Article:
Spike in funding costs strains Bangladesh banks’ profitability: Moody’s

| Updated: February 23, 2023 08:43:46

Spike in funding costs strains Bangladesh banks’ profitability: Moody’s

Spiking import costs, declines in remittance inflows, and high inflation have drained Bangladesh’s banking system of its liquidity, Moody’s Investors Service said in a report.

The credit rating agency said on Wednesday that banks were having trouble plugging liquidity shortfalls as the cost of borrowing from the interbank market or through the central bank’s repo rate had gone up materially, reports bdnews24.com.

A spike in settlements of letters of credit for importers in 2022 led to a dollar shortfall that banks attempted to plug by increasing the sale of taka for dollars. That tightened liquidity in the banking system, Moody’s said.

This has worsened as remittance inflows have slowed and high inflation has cut into deposits.

However, banks that have enough liquid assets or stable funding structures will be able to withstand the problem. Weaker banks with fewer government securities in their holdings will have difficulty getting funding from the interbank market, the agency said.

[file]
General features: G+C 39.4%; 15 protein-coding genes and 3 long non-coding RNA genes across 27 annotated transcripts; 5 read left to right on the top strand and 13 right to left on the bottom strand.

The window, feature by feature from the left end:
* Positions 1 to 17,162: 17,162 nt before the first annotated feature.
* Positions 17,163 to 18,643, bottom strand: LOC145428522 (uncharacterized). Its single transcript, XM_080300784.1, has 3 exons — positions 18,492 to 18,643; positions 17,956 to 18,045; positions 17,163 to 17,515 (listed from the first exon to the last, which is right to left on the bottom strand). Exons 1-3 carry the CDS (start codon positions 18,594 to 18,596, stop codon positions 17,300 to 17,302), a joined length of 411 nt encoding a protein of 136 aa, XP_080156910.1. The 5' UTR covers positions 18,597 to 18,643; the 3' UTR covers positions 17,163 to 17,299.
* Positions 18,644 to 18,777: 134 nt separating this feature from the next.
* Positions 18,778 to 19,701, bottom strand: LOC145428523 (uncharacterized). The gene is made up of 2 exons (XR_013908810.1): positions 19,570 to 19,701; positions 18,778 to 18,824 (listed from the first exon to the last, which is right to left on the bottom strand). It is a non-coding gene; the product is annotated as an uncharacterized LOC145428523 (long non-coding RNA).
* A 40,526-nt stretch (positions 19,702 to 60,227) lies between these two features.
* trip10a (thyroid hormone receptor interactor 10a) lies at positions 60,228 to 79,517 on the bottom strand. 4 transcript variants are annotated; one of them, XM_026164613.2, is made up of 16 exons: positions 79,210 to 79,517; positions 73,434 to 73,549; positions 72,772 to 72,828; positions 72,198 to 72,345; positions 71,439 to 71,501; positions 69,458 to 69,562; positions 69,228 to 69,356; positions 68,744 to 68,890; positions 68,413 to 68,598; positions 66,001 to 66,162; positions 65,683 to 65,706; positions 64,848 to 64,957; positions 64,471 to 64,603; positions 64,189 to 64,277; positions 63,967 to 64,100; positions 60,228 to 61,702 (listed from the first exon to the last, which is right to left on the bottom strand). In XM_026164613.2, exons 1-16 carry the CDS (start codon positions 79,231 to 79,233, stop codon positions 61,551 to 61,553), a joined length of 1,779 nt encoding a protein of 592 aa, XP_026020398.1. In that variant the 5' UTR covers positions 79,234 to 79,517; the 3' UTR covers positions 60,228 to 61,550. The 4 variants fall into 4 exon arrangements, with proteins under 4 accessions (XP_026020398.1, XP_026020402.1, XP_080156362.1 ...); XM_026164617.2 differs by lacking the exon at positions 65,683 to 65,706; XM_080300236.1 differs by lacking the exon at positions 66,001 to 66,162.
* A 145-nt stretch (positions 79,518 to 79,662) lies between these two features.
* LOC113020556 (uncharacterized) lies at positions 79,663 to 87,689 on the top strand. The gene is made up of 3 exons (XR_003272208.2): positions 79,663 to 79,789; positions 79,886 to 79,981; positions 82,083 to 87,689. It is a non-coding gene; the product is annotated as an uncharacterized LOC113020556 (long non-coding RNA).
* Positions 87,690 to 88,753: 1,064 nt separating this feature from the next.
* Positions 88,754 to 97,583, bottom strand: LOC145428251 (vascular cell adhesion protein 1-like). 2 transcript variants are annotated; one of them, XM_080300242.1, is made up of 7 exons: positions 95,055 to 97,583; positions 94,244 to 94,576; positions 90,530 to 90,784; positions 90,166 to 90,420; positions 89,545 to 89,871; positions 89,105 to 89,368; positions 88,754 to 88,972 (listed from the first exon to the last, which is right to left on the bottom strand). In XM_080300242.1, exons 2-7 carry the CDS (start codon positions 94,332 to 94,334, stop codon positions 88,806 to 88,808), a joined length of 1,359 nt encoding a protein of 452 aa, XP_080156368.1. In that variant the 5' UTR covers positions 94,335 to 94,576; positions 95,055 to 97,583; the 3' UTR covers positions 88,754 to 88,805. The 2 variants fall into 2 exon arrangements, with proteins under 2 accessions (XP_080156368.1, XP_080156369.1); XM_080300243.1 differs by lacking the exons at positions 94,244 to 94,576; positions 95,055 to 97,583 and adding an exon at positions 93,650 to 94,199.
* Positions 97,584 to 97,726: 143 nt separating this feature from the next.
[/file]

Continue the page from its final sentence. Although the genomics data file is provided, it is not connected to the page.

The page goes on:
Though banks can fill this tightening of liquidity through borrowing, the cost of such funds has gone up materially as demand for them has grown and Bangladesh Bank has tightened its monetary policy to try and tamp down inflation.

The weighted average of interbank repo rates jumped to 8.1 per cent at the end of 2022 from 1.4 per cent at the start of the year, while the weighted average of interbank overnight rates rose from 2.7 per cent to 5.8 per cent, the highest since 2015.

The central bank also raised the repo rate at which it lends to banks to 6 per cent in January from 4.75 per cent at the beginning of 2022. While interbank rates somewhat moderated in February, the rates remain high.

It singled out Islamic banks as being more vulnerable because their liquidity buffers are smaller and their profitability is usually weaker.

Due to their weaker liquidity cushions and prohibitions on conventional interest-bearing government bonds, Islamic banks are more vulnerable, the report said. There is a limited amount of liquid shariah-compliant instruments in Bangladesh too, it added.

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